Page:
Crews complete rail bridge across Osage River, eliminating bottleneck

Kile Brewer/News Tribune
Two Union Pacific engines carry special guests across the new Osage River railroad bridge to the opening ceremonies in Osage City Monday morning.

Kile Brewer/News Tribune Two Union Pacific engines carry special guests across the new Osage River railroad bridge to the opening ceremonies in Osage City Monday morning.

The last bottleneck on the line between Jefferson City and St. Louis was removed this month when workers finished the 1,200-foot long Osage River rail bridge.

On Monday, dozens of construction workers, governmental officials, rail company executives and a few political dignitaries stood in the cold in Osage City to celebrate the bridge’s completion. The project was a public-private partnership between government and Union Pacific; the bridge cost $28 million to build — about $7 million under original budget estimates.

Comprised of 2,200 tons of steel, the bridge was built by OCCI, Inc., a contracting company based in Fulton.

OCCI Project Manager Tim Schmidt said his “proudest moment” came on Nov. 14 when two trains — heading in opposite directions — met on the spans and safely passed one another without incident. “We took a picture,” he said.

He noted Mother Nature — which sent deluges last May, causing significant flooding on the Osage — was one of the job’s biggest foes. “Anytime you have a railroad project of this nature, you have to be prepared to deal with that,” he said with a shrug.

The new bridge is expected to boost the efficiency of train operations and improve the on-time performance for both freight trains and the Amtrak Missouri River Runner that travels between Kansas City and St. Louis. The stretch handles about 60 freight trains and four passenger trains daily.

Located east of Jefferson City, the bridge removes a bottleneck created as two tracks would funnel into one single track to cross the Osage River before reconnecting again to a double main-line track. With the completion of this new bridge, the corridor between St. Louis and Jefferson City now consists entirely of “double tracks.”

Ken Menges, director of the union that represents rail workers, was delighted on Monday.

“Now they can run trains constantly,” he explained. “It increases productivity tremendously.”

Menges said freight trains no longer will have to wait in Jefferson City for Amtrak passenger trains to move on by.

“The less time we’re out here, the more time we get to spend with our families,” Menges said, noting that Union Pacific workers are paid a per-trip — not a per-hour — rate. “This is great for us.”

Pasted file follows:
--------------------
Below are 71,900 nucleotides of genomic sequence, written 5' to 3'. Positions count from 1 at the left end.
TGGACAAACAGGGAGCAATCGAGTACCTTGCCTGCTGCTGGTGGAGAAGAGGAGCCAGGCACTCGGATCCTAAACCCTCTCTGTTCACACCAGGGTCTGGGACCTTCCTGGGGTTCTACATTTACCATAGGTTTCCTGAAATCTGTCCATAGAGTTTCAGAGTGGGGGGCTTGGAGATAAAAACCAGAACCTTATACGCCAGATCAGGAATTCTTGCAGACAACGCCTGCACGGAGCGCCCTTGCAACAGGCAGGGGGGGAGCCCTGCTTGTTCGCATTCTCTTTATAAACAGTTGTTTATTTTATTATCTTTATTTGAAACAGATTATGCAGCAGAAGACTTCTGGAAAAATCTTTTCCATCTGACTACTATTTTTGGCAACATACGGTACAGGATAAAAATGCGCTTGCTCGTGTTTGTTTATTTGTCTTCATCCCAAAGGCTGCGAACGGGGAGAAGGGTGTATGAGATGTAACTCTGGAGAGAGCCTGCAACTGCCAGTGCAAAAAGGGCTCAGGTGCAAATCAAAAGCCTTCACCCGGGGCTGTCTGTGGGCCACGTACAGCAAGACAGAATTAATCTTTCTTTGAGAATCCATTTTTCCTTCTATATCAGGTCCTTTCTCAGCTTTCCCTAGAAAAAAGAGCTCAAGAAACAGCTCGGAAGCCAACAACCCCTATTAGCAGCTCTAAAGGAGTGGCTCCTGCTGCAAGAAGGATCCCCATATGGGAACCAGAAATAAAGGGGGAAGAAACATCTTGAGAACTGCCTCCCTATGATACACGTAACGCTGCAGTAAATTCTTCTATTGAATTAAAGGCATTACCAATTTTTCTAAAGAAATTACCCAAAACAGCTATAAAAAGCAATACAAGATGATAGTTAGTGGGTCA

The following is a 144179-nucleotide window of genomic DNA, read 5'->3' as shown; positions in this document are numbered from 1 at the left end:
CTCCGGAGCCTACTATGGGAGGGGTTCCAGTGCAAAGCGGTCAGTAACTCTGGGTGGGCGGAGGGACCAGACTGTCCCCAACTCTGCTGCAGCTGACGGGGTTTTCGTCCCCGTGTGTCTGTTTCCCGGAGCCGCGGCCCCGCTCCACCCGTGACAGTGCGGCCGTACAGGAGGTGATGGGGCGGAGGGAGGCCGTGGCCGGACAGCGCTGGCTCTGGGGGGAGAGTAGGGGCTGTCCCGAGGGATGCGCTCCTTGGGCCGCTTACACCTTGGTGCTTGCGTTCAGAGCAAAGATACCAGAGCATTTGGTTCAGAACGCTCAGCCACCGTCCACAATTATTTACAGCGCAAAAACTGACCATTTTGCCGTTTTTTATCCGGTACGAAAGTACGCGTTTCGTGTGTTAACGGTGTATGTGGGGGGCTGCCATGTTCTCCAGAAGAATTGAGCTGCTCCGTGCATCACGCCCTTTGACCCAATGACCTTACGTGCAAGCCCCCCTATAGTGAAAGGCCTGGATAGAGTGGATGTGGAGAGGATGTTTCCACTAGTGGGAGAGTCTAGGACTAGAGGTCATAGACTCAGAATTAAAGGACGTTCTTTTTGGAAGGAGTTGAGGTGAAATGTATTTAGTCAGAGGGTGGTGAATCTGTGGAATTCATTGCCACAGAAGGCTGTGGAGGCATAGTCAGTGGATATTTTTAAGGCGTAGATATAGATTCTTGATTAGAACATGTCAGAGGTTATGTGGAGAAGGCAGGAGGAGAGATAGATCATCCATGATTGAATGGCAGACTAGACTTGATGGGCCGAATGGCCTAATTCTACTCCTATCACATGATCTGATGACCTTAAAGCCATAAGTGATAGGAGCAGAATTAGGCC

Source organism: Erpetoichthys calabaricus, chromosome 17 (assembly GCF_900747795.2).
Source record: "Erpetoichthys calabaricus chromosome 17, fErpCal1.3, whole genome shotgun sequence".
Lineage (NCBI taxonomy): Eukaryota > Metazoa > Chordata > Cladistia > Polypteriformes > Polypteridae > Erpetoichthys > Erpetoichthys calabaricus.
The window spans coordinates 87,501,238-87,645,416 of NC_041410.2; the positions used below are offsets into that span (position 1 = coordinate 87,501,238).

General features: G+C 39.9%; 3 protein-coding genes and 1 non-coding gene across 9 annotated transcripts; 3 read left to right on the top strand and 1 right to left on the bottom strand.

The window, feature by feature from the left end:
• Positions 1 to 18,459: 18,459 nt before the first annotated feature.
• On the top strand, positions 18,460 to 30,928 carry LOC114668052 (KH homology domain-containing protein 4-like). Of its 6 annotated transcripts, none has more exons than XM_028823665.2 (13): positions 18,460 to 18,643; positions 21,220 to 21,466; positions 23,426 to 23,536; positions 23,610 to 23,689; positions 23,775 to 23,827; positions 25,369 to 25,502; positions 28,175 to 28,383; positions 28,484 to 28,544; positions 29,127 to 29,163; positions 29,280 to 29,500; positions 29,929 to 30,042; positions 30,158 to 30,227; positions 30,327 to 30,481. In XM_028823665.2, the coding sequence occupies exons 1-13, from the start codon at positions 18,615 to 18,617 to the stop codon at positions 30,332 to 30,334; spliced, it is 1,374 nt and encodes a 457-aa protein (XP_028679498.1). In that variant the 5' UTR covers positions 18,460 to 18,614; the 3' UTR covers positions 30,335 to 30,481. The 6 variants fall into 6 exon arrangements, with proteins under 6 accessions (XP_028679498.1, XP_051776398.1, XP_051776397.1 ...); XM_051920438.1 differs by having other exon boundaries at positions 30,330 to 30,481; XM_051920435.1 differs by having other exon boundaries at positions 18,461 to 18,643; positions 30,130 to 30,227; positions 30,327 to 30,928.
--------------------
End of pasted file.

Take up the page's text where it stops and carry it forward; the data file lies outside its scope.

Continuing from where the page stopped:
According to Michelle Teel, multi-modal director for the Missouri Department of Transportation, 90 percent of the Missouri River Runner trains arrived on time or ahead of schedule in fiscal year 2013, compared with 64 percent in 2008, largely due to rail improvements made west of Jefferson City. She added Amtrak ridership has increased for six consecutive years to nearly 200,000 passengers.

The bridge was funded mostly by stimulus grants from the 2009 American Recovery and Reinvestment Act. Union Pacific provided the remainder of the project cost — about $6 million to the partnership.

Workers not only constructed the new 1,200-foot span across the river, they also extended the existing bridge across the river by 30 to 40 feet.

Joseph Szabo, administrator with the Federal Railroad Administration, said: “It’s great when we can come out and complete a project that is ahead of schedule and under budget.”

Szabo said in the coming decades the U.S. transportation system will need to move an additional 100 million Americans and 4 billion tons of freight.

“This will put a tremendous strain on our already strained transportation systems that are stretched to their limit,” he said. “Our economic success is going to depend largely on how well we respond to this transportation challenge.”

Szabo also noted the new railroad bridge also advanced the Midwest Regional Rail Initiative. “A vision Missouri shares with eight other states to connect the Midwest’s 40 largest cities with high-performance passenger rail,” he noted. “It’s time to commit to this higher-performing rail system that our country needs and our rail passengers deserve.”

Szabo called for a “reliable funding stream” that would put rail travel “on par with other modes.”

Ted Kettlewell, OCCI vice president, prompted the crowd to chuckle when he said: “We are very, very happy to spend anyone’s $28 million.”

He noted, while MoDOT is a valuable client to OCCI, most of the company’s work happens elsewhere in the nation — from New York to the Gulf of Mexico. “This project has been a great chance for the OCCI family to build a project within the state of Missouri,” he added.

OCCI also built pedestrian walkway over the Missouri River in Jefferson City — another cooperative project, he noted.

“More and more in our industry we are seeing that it takes cooperative funding and creative engineering” to get projects accomplished, he said.

He noted that railroad work and this type of bridge construction “is not for everybody.”

“It’s a tough industry,” he said. “I’m here to celebrate those men and women who were on the ground and who actually get these jobs built and are thus able to provide for their families and enjoy what they do for a living. These are great people who work for us, and (they are) some of the best in the industry.”

He noted the people who built the bridge are all Missouri residents.

“This is a Missouri job, built by Missouri residents, for the state of Missouri,” he said. “It doesn’t get any better than that. Thanks again, Union Pacific and MoDOT, for giving us the opportunity.”

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